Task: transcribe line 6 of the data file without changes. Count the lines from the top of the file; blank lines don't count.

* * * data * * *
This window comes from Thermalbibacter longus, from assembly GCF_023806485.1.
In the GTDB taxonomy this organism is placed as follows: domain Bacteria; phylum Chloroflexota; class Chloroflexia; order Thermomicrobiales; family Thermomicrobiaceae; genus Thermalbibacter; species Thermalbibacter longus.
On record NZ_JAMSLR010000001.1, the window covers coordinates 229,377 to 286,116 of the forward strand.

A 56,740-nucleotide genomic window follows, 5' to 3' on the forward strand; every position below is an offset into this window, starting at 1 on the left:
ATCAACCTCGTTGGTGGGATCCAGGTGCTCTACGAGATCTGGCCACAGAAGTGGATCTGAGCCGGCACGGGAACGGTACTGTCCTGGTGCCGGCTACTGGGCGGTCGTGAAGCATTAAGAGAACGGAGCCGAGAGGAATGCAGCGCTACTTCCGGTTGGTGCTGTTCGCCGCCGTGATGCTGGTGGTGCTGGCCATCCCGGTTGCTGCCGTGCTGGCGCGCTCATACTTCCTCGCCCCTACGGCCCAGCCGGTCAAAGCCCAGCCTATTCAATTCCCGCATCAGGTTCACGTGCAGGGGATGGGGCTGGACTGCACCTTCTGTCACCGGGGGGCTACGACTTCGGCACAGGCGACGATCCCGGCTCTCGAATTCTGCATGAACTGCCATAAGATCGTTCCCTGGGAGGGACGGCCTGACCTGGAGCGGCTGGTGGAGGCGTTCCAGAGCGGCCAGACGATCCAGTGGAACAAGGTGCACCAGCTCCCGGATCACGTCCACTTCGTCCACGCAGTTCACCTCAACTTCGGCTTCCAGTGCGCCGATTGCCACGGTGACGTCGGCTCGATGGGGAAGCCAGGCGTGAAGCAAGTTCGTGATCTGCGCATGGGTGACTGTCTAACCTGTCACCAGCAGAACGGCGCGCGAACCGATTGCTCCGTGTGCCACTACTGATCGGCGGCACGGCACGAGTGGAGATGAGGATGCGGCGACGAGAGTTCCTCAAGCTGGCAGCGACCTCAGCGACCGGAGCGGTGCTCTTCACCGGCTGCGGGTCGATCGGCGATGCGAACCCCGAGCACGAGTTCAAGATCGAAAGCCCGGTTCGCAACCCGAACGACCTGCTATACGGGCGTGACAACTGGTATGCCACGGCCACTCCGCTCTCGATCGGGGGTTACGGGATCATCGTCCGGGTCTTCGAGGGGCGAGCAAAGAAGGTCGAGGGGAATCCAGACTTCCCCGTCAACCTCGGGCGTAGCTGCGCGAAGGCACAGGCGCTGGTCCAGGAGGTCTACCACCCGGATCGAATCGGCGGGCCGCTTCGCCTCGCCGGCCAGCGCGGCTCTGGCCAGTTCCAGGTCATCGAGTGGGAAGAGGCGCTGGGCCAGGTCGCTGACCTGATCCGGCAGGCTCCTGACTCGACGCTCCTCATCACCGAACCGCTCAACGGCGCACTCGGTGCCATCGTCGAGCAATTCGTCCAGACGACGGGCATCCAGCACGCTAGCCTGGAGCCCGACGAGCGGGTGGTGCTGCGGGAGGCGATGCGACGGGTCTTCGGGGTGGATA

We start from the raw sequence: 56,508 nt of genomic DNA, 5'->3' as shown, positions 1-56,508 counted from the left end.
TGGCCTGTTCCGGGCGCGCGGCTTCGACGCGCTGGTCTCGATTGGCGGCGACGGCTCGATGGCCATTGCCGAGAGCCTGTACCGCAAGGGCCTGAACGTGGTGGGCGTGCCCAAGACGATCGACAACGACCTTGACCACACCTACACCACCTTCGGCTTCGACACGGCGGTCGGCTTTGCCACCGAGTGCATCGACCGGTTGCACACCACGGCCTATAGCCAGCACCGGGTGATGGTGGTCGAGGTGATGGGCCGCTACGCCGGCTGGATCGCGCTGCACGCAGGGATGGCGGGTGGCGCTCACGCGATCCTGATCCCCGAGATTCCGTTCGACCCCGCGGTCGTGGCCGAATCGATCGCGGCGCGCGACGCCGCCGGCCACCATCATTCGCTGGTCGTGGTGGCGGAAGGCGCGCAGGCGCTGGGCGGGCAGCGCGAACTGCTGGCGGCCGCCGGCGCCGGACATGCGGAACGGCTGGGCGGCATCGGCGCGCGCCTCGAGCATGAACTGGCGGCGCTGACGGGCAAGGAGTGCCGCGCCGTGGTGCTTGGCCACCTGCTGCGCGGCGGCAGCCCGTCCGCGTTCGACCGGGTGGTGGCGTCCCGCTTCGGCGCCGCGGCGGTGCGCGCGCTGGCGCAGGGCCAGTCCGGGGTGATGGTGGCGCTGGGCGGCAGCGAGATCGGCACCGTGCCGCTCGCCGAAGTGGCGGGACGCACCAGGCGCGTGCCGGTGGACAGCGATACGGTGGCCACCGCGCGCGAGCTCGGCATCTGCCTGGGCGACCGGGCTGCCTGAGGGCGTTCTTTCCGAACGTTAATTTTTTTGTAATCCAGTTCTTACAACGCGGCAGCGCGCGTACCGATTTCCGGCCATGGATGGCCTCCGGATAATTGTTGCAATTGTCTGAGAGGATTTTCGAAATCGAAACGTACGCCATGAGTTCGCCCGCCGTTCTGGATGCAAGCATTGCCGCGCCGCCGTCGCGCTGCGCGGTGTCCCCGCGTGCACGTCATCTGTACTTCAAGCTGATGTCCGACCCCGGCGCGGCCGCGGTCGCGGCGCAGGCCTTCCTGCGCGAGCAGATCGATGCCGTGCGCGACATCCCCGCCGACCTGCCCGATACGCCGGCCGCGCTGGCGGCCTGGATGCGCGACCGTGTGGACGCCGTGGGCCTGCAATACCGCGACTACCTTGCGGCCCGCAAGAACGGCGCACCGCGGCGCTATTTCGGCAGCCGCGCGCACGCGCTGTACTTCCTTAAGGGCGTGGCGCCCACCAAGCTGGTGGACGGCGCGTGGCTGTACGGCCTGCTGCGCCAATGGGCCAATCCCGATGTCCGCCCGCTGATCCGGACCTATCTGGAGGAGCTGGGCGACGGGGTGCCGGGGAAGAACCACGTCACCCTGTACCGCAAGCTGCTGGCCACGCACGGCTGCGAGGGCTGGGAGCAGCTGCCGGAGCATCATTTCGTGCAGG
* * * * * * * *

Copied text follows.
We start from the raw sequence: 56,508 nt of genomic DNA, 5'->3' as shown, positions 1-56,508 counted from the left end.